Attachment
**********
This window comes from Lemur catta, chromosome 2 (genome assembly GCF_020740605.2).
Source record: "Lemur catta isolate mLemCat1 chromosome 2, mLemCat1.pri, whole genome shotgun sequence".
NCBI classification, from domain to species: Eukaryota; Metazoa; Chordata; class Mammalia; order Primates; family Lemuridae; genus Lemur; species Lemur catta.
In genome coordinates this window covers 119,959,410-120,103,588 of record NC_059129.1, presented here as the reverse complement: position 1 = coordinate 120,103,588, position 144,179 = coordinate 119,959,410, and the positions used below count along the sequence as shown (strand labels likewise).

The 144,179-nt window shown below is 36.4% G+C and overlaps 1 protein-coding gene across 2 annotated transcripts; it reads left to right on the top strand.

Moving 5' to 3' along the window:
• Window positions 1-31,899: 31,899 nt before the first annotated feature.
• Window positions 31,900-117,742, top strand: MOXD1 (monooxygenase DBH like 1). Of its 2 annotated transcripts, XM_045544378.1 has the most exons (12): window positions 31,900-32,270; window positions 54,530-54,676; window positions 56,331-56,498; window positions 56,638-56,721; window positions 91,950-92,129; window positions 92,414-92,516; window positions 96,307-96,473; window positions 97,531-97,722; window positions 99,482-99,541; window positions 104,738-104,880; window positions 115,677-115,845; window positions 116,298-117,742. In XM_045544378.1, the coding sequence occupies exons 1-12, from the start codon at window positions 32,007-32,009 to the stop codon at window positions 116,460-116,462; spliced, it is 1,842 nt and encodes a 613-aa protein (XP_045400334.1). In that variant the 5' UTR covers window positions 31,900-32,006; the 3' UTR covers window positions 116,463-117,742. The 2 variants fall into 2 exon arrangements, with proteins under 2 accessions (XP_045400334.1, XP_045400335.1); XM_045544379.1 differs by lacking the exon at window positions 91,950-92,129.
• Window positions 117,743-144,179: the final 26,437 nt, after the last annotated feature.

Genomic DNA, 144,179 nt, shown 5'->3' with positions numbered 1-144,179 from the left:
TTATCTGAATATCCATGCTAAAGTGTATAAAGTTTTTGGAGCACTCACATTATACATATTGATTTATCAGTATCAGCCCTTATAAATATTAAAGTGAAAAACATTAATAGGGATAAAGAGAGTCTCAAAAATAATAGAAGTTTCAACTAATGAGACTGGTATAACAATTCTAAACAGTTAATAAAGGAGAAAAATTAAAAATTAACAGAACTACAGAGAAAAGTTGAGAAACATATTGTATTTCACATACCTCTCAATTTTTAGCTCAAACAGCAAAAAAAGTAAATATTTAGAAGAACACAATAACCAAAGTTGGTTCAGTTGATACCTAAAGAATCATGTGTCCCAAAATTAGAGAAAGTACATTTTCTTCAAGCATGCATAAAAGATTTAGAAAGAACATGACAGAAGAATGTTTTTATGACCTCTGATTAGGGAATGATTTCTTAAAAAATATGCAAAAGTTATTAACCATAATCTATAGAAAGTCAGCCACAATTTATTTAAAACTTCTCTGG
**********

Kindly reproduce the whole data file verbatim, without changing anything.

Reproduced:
This window comes from Lemur catta, chromosome 2 (genome assembly GCF_020740605.2).
Source record: "Lemur catta isolate mLemCat1 chromosome 2, mLemCat1.pri, whole genome shotgun sequence".
NCBI classification, from domain to species: Eukaryota; Metazoa; Chordata; class Mammalia; order Primates; family Lemuridae; genus Lemur; species Lemur catta.
In genome coordinates this window covers 119,959,410-120,103,588 of record NC_059129.1, presented here as the reverse complement: position 1 = coordinate 120,103,588, position 144,179 = coordinate 119,959,410, and the positions used below count along the sequence as shown (strand labels likewise).

The 144,179-nt window shown below is 36.4% G+C and overlaps 1 protein-coding gene across 2 annotated transcripts; it reads left to right on the top strand.

Moving 5' to 3' along the window:
• Window positions 1-31,899: 31,899 nt before the first annotated feature.
• Window positions 31,900-117,742, top strand: MOXD1 (monooxygenase DBH like 1). Of its 2 annotated transcripts, XM_045544378.1 has the most exons (12): window positions 31,900-32,270; window positions 54,530-54,676; window positions 56,331-56,498; window positions 56,638-56,721; window positions 91,950-92,129; window positions 92,414-92,516; window positions 96,307-96,473; window positions 97,531-97,722; window positions 99,482-99,541; window positions 104,738-104,880; window positions 115,677-115,845; window positions 116,298-117,742. In XM_045544378.1, the coding sequence occupies exons 1-12, from the start codon at window positions 32,007-32,009 to the stop codon at window positions 116,460-116,462; spliced, it is 1,842 nt and encodes a 613-aa protein (XP_045400334.1). In that variant the 5' UTR covers window positions 31,900-32,006; the 3' UTR covers window positions 116,463-117,742. The 2 variants fall into 2 exon arrangements, with proteins under 2 accessions (XP_045400334.1, XP_045400335.1); XM_045544379.1 differs by lacking the exon at window positions 91,950-92,129.
• Window positions 117,743-144,179: the final 26,437 nt, after the last annotated feature.

Genomic DNA, 144,179 nt, shown 5'->3' with positions numbered 1-144,179 from the left:
TTATCTGAATATCCATGCTAAAGTGTATAAAGTTTTTGGAGCACTCACATTATACATATTGATTTATCAGTATCAGCCCTTATAAATATTAAAGTGAAAAACATTAATAGGGATAAAGAGAGTCTCAAAAATAATAGAAGTTTCAACTAATGAGACTGGTATAACAATTCTAAACAGTTAATAAAGGAGAAAAATTAAAAATTAACAGAACTACAGAGAAAAGTTGAGAAACATATTGTATTTCACATACCTCTCAATTTTTAGCTCAAACAGCAAAAAAAGTAAATATTTAGAAGAACACAATAACCAAAGTTGGTTCAGTTGATACCTAAAGAATCATGTGTCCCAAAATTAGAGAAAGTACATTTTCTTCAAGCATGCATAAAAGATTTAGAAAGAACATGACAGAAGAATGTTTTTATGACCTCTGATTAGGGAATGATTTCTTAAAAAATATGCAAAAGTTATTAACCATAATCTATAGAAAGTCAGCCACAATTTATTTAAAACTTCTCTGG